FROM THE PRESS
Distorted priorities in health policy
In response to the recent Parliamentary Committee’s report on the PATH cervical cancer trials, a comment in DNA argues that the report has brought to light an issue that goes far beyond the PATH trials. This is the right of an independent nation to decide its own health policy, a right which has been threatened by the existence of “global donor agencies with pockets deeper than WHO but with a narrower approach and scientific acumen”. These agencies, while funding massive immunisation campaigns in partnership with national agencies, decide the priorities of national health policy and these may not be in the nation’s best interest. The comment analyses three examples of this trend: the HPV cervical cancer vaccine which was intended for use in the country’s Universal Immunisation Programme even before being certified as suitable for the purpose; the pentavalent vaccine, a replacement for the older and cheaper DPT vaccine, which includes vaccines against hepatitis B and haemophilus influenzae type b. Its use has been controversial because of its price and its reported link with the deaths of vaccinated infants; and the costly rotavirus vaccine against diarrhoea, the inclusion of which have also been criticised.
The author suggests that spending money on the improvement of nutrition and sanitation would have a far more durable effect on the health of the Indian people than making expensive additions of dubious benefit to the national immunisation programme. Over and above this, he says that the decisions on what to include in such a programme must be those of the sovereign government of the country, not of foreign agencies.
Dinesh C Sharma, New tools of charity (and business), DNA, September 24, 2013, Available from: http://www.dnaindia.com/analysis/column-new-tools-of-charity-and-business-1893109
Order on medical negligence compensation to be challenged
In a recent judgment, the Supreme Court enhanced the amount of compensation awarded in the Anuradha Saha medical negligence case to Rs 6.08 crore with interest, from the initial Rs 1.73 crore fixed by the National Consumer Disputes Redressal Commission (NCDRC). Of the total sum, Rs 25 lakh is to be borne by the three treating doctors, and the rest by the hospital.
Anuradha Saha, a young NRI doctor, was taken ill with recurrent rashes while visiting India. She was treated at the Advanced Medical Research Institute (AMRI), Kolkata and prescribed two doses of Depo-Medrol injection every day. When her condition worsened, she was admitted to AMRI, then to Mumbai’s Breach Candy Hospital, where she died. At the latter hospital, her condition was diagnosed as toxic epidermal necrolysis.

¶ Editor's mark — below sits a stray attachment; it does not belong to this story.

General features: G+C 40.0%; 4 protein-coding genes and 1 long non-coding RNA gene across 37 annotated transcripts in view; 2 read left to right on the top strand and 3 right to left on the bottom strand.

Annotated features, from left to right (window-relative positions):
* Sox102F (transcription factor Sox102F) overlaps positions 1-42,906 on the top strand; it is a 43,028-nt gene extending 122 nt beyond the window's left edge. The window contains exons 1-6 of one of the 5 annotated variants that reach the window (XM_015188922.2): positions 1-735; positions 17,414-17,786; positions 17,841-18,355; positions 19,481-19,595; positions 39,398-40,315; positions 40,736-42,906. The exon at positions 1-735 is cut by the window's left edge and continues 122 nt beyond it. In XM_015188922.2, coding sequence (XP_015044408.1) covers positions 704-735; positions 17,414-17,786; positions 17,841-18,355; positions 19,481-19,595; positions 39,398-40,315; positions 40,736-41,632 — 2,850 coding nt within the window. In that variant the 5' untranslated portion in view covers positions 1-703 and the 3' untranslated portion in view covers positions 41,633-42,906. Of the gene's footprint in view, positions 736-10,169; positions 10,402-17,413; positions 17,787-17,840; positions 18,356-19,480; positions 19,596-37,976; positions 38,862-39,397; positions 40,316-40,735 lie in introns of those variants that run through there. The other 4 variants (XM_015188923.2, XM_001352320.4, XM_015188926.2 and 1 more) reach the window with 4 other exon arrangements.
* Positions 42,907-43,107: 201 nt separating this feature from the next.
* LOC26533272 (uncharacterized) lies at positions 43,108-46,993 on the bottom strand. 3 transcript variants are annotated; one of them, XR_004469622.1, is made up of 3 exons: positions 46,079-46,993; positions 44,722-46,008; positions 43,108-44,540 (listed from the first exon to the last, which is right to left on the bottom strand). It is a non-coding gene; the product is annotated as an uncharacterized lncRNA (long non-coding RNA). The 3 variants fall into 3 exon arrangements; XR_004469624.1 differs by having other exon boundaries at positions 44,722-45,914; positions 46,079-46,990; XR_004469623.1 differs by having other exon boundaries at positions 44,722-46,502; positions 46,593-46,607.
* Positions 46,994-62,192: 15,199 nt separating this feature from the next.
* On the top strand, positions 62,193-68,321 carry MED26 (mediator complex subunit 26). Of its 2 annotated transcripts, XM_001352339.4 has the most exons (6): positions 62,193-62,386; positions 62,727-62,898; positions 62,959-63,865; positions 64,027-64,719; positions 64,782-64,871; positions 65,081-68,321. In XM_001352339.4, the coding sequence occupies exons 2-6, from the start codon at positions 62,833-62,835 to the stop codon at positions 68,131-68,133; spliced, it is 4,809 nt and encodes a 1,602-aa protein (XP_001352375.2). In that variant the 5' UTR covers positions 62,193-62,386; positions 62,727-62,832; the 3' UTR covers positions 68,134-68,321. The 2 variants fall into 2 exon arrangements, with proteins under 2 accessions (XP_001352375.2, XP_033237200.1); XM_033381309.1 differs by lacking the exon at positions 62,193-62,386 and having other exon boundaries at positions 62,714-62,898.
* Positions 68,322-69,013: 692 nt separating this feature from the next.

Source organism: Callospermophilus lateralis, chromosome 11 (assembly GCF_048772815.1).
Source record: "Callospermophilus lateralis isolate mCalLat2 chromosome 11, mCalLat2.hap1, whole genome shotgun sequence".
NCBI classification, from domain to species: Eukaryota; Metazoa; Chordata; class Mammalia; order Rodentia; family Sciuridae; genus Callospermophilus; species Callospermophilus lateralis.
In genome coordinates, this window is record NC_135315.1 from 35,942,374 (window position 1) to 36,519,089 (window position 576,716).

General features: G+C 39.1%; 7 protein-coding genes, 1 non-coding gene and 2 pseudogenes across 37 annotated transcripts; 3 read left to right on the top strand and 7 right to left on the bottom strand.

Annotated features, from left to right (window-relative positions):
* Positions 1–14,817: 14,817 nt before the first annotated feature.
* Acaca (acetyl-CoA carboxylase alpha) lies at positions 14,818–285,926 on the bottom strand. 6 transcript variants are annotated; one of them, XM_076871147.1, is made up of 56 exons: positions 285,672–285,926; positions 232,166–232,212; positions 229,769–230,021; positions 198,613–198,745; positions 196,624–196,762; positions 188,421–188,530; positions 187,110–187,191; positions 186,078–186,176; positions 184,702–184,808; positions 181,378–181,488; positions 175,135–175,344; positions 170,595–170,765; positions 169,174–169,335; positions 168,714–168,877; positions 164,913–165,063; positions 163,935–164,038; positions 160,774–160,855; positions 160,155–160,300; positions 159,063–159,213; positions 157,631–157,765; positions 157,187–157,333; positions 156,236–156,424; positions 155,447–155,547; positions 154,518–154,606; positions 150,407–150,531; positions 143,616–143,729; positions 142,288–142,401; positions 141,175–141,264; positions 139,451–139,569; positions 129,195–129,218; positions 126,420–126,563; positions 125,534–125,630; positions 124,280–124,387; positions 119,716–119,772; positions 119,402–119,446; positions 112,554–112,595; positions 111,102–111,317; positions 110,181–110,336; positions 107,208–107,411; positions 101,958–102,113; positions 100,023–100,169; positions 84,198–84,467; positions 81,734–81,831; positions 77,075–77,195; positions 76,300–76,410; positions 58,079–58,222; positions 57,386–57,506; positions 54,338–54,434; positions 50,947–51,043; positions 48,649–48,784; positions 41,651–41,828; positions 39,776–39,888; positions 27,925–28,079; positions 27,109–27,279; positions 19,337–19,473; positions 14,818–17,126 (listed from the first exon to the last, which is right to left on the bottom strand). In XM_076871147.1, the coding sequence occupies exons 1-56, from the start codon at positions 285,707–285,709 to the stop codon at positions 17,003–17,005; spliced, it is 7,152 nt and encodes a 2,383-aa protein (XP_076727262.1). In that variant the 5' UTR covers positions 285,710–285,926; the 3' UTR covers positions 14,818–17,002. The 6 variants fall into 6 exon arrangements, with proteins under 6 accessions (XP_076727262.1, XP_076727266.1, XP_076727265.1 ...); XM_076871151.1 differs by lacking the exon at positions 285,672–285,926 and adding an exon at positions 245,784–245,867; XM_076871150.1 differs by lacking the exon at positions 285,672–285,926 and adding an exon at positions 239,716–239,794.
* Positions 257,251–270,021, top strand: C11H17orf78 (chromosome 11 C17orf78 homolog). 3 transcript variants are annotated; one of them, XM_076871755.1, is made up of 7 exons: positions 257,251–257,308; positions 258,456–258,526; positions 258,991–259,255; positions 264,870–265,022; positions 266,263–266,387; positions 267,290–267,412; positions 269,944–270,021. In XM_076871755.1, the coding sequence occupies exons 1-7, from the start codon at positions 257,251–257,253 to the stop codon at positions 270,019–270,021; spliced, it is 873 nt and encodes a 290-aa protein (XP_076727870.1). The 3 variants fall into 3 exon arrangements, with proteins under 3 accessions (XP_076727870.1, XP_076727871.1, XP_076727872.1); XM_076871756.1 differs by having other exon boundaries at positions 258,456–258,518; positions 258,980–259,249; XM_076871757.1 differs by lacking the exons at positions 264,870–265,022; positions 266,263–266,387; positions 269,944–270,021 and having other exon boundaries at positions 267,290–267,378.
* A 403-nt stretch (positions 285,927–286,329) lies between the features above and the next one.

Her death is said to have been caused by an overdose of the steroids administered at the AMRI.The 15-year-old case has taken many tortuous turns, culminating in the recent Supreme Court judgment. The judges increased the compensation based on the following principles: that the verdict would act as “a deterrent and a reminder to those doctors, hospitals, nursing homes and other connected establishments who do not take their responsibility seriously,” ; and that the Supreme Court’s own earlier verdict upheld the right to health as a fundamental right under Article 21 of the Constitution.
The court expressed the hope that the government would pass legislation to ensure that patients who spend vast amounts of money, even borrowing funds, to secure their health are protected from negligence, especially in private healthcare institutions; and that medical professionals and institutions would update their knowledge regarding any new developments and rare diseases so as to avoid such needless deaths.
The judgment has been criticised by the Indian Medical Association (IMA), which has decided to file a review petition against it. In a statement, the secretary-general of the IMA said it would send negative signals to young aspirants to the profession. Further, he said that in calculating the compensation, the court has taken into account the earning capacity of the young patient for an additional 30 years, but not that of the doctors and the hospital. He also objected to the fact that the judgment does not consider the rates of compensation in motor accident cases affecting healthy victims, unlike this case, in which the patient was already ill. The secretary-general added, “The compensation cannot be high if a rich patient has died and it cannot be low if a poor patient was a victim of negligence.” The IMA has also reiterated its demand that medical services should be excluded from the scope of the Consumer Protection Act, 1986 and complaints in the field should be decided only by medical tribunals.